ωk ={1,2,,c}. X is randomly allocated to a design
subset (often referred to as a training set), XD, comprising
ND patterns, or a validation subset (often referred to as a
test set), XV, comprising NV patterns (ND + NV = N). A
classification system finds a mapping, f: XD . Sub-
sequently, f is validated using XV, f: XV . In our spe-
cific case, X is the dataset described in Section 2.1 where
xk is the list of software metrics (see Section 2.2) for
software module k. As defined in Section 2.3, we will use
c = 2 class labels for complexity: low, ω1, and high, ω2.
It is important to note at this point that the choices for
metrics and class labels described below were made for
the sake of expediency; specifically, these were the pa-
rameters that were supplied in the publicly available da-
taset. Class labels, based on change counts (see Section
2.3), are unlikely to be the best delineators of software
module complexity, nor are the supplied metrics neces-
sarily the best predictors of complexity. No claim is
made as to the optimality of these parameters vis-à-vis
complexity prediction, rather we make the simple prag-
matic assertion that they will serve as an experimental
test bed to examine the efficacy of treating the assess-
ment of software module complexity as a problem of
pattern classification.
2.1. Medical Imaging System
This investigation considers the Medical Imaging System
(MIS) dataset [12] that has been used in some other stu-
dies dealing with software quality [13,14]. MIS is a
commercial software system consisting of approximately
4500 modules and comprising approximately 400000
lines of code. The dataset consists of N = 390 software
modules. Each module is described using n = 11 software
metrics as well as its change count, which is a reflection
of its complexity [7].
2.2. Software Metrics
As the software engineering literature provides thorough
and extensive discussions of the software metrics used in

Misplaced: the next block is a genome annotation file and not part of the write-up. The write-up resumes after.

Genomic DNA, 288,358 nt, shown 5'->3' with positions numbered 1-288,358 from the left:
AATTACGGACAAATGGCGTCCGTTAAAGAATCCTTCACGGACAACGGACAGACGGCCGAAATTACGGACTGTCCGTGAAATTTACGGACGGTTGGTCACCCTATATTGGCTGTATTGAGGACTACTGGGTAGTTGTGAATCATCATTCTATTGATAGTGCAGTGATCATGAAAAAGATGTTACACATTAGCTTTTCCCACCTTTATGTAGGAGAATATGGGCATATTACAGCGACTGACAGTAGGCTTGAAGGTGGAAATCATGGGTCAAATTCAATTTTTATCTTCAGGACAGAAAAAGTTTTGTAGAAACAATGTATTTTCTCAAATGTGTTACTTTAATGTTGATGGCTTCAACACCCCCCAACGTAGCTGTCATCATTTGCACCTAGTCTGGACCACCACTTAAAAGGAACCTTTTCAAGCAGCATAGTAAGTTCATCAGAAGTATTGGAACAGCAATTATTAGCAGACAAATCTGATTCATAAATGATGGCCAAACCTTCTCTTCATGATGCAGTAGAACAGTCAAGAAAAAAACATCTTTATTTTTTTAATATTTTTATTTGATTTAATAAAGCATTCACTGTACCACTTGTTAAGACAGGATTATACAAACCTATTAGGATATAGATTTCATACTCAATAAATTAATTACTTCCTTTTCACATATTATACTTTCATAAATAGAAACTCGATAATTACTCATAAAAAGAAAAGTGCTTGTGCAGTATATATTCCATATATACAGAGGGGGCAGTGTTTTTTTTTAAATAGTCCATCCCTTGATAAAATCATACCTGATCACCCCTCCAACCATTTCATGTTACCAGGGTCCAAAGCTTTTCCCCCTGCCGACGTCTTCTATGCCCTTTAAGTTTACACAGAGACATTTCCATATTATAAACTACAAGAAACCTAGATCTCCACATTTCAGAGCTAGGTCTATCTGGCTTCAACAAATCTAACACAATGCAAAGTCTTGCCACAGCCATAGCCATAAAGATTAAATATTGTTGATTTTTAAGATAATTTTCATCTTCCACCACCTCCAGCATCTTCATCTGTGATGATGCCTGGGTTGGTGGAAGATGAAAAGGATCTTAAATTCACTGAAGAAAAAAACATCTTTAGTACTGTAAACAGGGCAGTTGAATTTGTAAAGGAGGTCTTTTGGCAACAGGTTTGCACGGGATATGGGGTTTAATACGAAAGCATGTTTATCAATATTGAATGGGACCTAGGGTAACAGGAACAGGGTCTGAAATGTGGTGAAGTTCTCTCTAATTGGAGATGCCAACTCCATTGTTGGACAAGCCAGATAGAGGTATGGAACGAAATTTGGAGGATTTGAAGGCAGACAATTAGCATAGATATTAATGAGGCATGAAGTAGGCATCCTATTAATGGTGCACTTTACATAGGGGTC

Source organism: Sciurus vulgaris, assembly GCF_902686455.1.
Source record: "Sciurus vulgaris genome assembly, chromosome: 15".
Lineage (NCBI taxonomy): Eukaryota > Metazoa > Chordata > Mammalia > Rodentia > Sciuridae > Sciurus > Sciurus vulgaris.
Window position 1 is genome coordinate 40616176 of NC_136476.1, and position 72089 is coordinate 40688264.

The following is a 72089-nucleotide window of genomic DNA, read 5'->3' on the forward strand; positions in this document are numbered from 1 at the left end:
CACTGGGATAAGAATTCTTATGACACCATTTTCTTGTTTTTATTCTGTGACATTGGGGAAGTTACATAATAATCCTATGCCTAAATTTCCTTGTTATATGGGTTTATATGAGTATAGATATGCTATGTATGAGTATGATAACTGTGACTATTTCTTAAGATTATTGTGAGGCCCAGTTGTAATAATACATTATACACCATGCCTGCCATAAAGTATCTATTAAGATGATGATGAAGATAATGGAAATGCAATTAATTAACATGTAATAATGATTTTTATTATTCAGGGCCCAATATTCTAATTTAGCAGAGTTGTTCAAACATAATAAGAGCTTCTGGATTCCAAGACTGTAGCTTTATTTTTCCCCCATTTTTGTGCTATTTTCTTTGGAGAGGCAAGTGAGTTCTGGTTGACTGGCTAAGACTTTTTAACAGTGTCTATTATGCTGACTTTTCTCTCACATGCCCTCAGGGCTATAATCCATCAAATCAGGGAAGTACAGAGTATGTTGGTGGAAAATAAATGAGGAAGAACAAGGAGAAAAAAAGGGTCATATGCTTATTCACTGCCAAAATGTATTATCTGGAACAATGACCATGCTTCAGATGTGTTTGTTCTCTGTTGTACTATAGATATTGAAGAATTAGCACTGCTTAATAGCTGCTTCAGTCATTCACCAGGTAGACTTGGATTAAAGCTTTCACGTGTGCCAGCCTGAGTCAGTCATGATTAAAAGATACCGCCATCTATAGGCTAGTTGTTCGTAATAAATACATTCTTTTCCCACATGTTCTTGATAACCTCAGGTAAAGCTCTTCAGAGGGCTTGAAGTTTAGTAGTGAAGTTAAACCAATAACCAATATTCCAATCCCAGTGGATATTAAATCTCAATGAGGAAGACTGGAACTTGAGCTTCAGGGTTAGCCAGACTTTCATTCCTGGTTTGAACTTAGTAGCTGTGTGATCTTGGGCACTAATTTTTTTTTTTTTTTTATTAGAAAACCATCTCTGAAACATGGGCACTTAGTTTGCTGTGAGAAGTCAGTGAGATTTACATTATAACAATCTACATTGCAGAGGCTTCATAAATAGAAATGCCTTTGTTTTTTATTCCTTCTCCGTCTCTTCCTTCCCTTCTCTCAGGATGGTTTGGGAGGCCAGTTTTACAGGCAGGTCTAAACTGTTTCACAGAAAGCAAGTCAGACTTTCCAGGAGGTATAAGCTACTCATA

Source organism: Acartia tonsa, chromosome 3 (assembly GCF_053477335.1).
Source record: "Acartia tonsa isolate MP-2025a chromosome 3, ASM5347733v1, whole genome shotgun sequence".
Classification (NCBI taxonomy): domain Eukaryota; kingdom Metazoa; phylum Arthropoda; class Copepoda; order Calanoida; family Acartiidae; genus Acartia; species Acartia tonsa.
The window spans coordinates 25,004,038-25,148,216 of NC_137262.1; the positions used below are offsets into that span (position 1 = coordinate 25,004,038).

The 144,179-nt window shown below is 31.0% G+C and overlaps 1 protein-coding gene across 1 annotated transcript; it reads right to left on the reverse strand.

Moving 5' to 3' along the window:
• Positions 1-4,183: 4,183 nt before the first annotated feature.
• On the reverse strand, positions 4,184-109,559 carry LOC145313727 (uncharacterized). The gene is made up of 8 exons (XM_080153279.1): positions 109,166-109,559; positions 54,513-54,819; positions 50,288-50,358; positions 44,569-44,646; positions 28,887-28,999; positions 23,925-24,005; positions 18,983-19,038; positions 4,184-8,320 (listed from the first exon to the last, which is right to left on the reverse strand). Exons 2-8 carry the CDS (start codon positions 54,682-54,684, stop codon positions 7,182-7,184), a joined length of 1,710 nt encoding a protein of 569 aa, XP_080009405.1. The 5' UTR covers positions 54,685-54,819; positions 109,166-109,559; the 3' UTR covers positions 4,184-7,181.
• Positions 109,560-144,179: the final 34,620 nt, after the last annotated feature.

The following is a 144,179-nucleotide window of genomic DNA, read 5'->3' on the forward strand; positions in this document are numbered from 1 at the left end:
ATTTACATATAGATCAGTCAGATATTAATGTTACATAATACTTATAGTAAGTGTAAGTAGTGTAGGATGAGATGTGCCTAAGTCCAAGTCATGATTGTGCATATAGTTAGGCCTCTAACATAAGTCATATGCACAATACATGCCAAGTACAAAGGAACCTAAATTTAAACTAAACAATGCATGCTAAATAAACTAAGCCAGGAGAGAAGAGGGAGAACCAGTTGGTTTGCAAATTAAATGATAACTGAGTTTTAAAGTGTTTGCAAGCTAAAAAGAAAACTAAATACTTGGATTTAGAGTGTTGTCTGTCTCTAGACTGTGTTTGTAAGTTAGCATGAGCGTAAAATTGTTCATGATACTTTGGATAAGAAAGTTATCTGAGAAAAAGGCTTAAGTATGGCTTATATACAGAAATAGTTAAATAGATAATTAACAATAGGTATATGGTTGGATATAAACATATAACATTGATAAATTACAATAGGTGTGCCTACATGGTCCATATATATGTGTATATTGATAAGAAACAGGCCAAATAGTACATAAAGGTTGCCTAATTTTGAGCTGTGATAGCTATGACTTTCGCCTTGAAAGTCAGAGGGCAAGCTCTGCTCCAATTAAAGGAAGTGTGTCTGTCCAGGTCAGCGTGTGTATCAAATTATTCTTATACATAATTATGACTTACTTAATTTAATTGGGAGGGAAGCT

this investigation, including their relative advantages and
disadvantages [13,15-17], we restrict ourselves to brief
summaries. The first software metrics collected for each
MIS module are the ubiquitous “lines of code” (L1),
which is the total number of lines of code including pro-
grammer comments, and the number of lines of code
excluding comments (L2). The next set of software
measures includes the number of code characters (C1),
comments (C2), comment characters (C3), and code
characters (C4), respectively.
Another set of software measures pertain to more
complex computations based on the length of a program:
Halstead’s measure of program length (P1), which is the
sum of the total number of program operators and the
total number of program operands [18]; Halstead’s soft-
ware measure of estimated program length (P2), P2 =
η1logη1 + η2logη2, where η1 and η2 are the total number
of unique program operators and program operands, re-
spectively; and, Jensen’s program length (P3), P3 =
(logη1)! + (logη2)! [16].
The final two software measures concern program
control flow graphs: McCabe’s cyclomatic number (F1),
which is one more than the total number of decision
nodes in the control flow graph [19]; and Belady’s
bandwidth metric (F2), F2 = a–1 i (i ai), where ai is the
number of nodes at level i in a nested control flow graph
of a nodes.
2.3. Change Count
In this investigation, the change count (CC) measure is
used as the class label. While the MIS dataset has 42
unique CC labels, it is unrealistic to expect reliable classi-
fication results using so many class labels with only 390
modules. As a result, the CC class labels are aggregated
into two qualitative classes, low (ω1) complexity versus
high (ω2) complexity, using two different points of de-
lineation, DS3 (no more than three programmer changes)
and DS4 (no more than four programmer changes). The
delineations were arbitrarily chosen, before the classifica-
tion experiments were conducted, so that the two com-
plexity classes were well distributed (roughly an equal
number of software modules in each class).
With DS3, the number of software modules in the low
complexity class is N11 = 192 and the number of software
modules in the high class is N12 = 198, respectively. With
DS4, the number of software modules in the low class is
N21 = 220 and the number of modules in the high class is
N22 = 170.
3. Classification Method
3.1. Stochastic Metric Selection
The motivation for pre-processing strategies exploiting
Copyright © 2011 SciRes. JSEA
Mapping Software Metrics to Module Complexity: a Pattern Classification Approach
pattern feature selection [20-22] is to simplify the deter-
mination and construction of optimal class boundaries in
the feature space. An example of such a strategy is sto-
chastic metric selection (SMS), which is based on previ-
ous work described in [11] but modified to deal with
software metrics. Figure 1 presents a flowchart of the
iterative SMS algorithm, which individual steps we now
describe below.
The investigator must select the classifier types to be